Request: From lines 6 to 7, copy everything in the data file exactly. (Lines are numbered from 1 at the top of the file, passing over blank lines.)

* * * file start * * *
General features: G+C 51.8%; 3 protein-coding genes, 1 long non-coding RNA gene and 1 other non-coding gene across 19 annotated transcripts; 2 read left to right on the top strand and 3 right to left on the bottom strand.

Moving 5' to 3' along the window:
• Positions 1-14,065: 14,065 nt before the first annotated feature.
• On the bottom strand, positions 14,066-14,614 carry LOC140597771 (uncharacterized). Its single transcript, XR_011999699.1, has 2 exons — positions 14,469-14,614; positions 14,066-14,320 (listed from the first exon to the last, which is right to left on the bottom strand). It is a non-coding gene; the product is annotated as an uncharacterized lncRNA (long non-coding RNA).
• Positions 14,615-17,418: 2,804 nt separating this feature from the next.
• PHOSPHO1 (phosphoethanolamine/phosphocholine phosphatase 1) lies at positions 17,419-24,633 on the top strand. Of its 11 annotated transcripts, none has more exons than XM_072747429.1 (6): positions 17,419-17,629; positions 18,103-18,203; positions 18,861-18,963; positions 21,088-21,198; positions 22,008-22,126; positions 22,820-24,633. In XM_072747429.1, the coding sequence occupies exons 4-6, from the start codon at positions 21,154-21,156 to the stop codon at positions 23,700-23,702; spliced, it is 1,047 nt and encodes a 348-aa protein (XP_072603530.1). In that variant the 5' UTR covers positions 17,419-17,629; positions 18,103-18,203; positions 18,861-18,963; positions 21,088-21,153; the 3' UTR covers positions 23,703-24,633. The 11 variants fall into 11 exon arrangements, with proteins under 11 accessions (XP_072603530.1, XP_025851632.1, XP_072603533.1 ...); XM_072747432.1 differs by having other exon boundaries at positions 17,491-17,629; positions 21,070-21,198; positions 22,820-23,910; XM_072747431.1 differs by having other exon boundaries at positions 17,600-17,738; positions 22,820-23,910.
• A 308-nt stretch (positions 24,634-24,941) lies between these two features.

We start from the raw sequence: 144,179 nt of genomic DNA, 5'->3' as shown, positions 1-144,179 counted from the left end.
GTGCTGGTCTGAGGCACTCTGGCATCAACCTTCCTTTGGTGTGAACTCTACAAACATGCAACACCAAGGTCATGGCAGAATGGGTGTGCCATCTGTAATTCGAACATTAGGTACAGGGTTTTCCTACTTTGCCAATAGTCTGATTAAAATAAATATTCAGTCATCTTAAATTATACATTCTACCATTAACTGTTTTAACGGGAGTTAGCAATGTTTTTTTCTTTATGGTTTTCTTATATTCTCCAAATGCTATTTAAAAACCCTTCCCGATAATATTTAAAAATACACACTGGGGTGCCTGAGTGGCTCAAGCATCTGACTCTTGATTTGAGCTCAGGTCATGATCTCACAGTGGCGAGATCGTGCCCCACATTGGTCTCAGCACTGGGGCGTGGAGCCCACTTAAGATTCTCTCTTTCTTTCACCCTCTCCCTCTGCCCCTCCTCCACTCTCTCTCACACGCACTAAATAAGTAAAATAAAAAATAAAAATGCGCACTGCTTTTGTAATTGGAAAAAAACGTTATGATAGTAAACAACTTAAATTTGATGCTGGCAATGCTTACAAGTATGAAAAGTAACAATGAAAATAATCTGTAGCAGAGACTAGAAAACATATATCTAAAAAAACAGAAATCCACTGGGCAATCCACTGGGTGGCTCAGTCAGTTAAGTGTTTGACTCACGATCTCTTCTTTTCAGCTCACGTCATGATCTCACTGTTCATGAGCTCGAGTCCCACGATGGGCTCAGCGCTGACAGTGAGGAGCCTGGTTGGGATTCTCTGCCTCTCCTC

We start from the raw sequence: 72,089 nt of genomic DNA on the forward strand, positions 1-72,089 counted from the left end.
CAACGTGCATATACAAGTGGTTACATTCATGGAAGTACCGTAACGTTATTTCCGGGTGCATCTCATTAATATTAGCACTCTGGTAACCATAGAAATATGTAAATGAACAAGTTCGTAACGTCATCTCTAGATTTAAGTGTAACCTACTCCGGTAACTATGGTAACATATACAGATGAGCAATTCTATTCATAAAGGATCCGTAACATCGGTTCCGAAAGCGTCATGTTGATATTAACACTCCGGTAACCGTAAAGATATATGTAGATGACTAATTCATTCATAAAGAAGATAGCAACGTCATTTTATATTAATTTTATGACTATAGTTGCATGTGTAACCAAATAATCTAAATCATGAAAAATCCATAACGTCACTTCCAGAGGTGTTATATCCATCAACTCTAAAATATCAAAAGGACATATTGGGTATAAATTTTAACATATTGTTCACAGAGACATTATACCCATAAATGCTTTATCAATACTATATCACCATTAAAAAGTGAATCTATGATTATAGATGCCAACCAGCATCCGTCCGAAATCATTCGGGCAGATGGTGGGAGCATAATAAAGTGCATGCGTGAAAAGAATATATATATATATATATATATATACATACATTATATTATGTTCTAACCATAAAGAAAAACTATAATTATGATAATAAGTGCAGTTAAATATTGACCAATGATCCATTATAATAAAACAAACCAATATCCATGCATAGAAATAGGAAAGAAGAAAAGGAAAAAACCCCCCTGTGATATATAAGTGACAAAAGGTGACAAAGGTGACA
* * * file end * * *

• PHOSPHO1 (phosphoethanolamine/phosphocholine phosphatase 1) lies at positions 17,419-24,633 on the top strand. Of its 11 annotated transcripts, none has more exons than XM_072747429.1 (6): positions 17,419-17,629; positions 18,103-18,203; positions 18,861-18,963; positions 21,088-21,198; positions 22,008-22,126; positions 22,820-24,633. In XM_072747429.1, the coding sequence occupies exons 4-6, from the start codon at positions 21,154-21,156 to the stop codon at positions 23,700-23,702; spliced, it is 1,047 nt and encodes a 348-aa protein (XP_072603530.1). In that variant the 5' UTR covers positions 17,419-17,629; positions 18,103-18,203; positions 18,861-18,963; positions 21,088-21,153; the 3' UTR covers positions 23,703-24,633. The 11 variants fall into 11 exon arrangements, with proteins under 11 accessions (XP_072603530.1, XP_025851632.1, XP_072603533.1 ...); XM_072747432.1 differs by having other exon boundaries at positions 17,491-17,629; positions 21,070-21,198; positions 22,820-23,910; XM_072747431.1 differs by having other exon boundaries at positions 17,600-17,738; positions 22,820-23,910.
• A 308-nt stretch (positions 24,634-24,941) lies between these two features.